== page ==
Following the release, the draft Taxation Laws Amendment Bill (“the Bill”) on the 8 July 2016, National Treasury has focused the spot light on hybrid debt instruments.

The provisions pertaining to hybrid debt instruments are embodied in section 8F and section 8FA of the Income Tax Act 58 of 1962 (the “Act”).

In essence, in certain instances, section 8F and section 8FA of the Act reclassifies interest as a dividend in specie (i.e. a distribution in a form other than cash).

With the release of the draft Bill, National Treasury has proposed key amendments to the sections. Firstly, where a debt instrument is issued by a non-resident company, the reclassification of interest under section 8F and 8FA will apply only if:

  • such non-resident company issues a debt instrument that is solely attributable to permanent establishment in South Africa; or
  • if the non-resident company is a controlled foreign company whose profits are attributable to a South African resident.

This amendment aims to target specific transactions under which the parties, being non-residents, have intentionally include equity features in their debts instruments in order to taking advantage of the re-classification of interest under section 8F and 8FA.

Under the current wording, the sections apply to both residents and non-residents. When interest is reclassified in terms of either section, the interest is deemed to be a dividend in specie and taxable as such. This results in a disallowance of the deduction of the interest.

With transactions involving non-resident issuers and resident holders, the reclassification of the interest will benefit the holder who can make use of the dividends tax exemptions available. The issuer on the other hand, will not be denied the interest deduction (if it is not subject to South African tax rules), as the South African anti-hybrid rules will not apply to the non-resident. This is effectively a mismatch in treatment of the deemed dividend for tax purposes, which the proposed amendments seek to remedy.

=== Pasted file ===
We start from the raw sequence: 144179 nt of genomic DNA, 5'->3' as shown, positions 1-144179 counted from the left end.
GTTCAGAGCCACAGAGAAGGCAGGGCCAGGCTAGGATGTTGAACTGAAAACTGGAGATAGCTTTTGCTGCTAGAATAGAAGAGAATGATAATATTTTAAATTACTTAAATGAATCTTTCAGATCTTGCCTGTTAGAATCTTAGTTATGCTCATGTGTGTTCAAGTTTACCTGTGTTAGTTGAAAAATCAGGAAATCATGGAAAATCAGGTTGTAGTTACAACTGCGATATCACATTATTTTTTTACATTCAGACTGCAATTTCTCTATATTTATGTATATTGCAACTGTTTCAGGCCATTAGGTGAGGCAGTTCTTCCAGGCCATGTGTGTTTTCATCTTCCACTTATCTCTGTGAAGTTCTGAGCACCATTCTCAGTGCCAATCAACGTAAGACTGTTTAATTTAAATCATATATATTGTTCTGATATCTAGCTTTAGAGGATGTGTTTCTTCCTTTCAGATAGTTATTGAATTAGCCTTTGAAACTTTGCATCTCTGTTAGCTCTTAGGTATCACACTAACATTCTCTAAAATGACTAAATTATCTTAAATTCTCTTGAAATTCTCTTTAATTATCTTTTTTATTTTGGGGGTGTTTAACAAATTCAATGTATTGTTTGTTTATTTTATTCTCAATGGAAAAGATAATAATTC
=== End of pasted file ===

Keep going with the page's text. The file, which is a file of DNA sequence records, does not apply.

It is proposed that this amendment to sections 8F and 8FA applies retrospectively from 24 February 2016 and will be applicable in respect of amounts incurred on or after that date.

The second amendment proposed by National Treasury will affect hybrid debt instruments which are subject to subordination agreements.

Companies generally opt to enter into subordination agreements in respect of shareholder loans in favour of third party borrowings when faced with a difficult financial year. By doing this the shareholders loans will rank second to the third party borrowings and the company is able to curb the impact of its financial instability and protect its solvency.

Where the repayment of the shareholder’s loans to a company is dependent on the solvency of the company, in terms of a subordination agreement, such dependency on solvency will fall within the ambit of section 8F. This will result in a company which is undergoing a financially trying time, being potentially placed in a tax paying position. Any interest payments made in respect of the subordinated shareholders loans will be deemed to be a dividend in specie and the company will therefore be denied the relief of an interest deduction.

In light of this the Bill seeks to limit the application of section 8F. The proposed amendment excludes the application of section 8F in situations where an issuer of the hybrid debt instrument owes an amount to a company that forms part of the same group of companies and where payments in respect of that amount owing are suspended due to the financial difficulties of the issuer.

It is proposed that the amendment to section 8F will come into effect on 1 January 2017 and will be applicable in respect of amounts incurred on or after that date.

Taxpayers should be mindful of the provisions of section 8F and 8FA when establishing or negotiating financing arrangements, as these anti-avoidance provisions have the effect of ascribing tax consequences contrary to the form of a financing arrangement.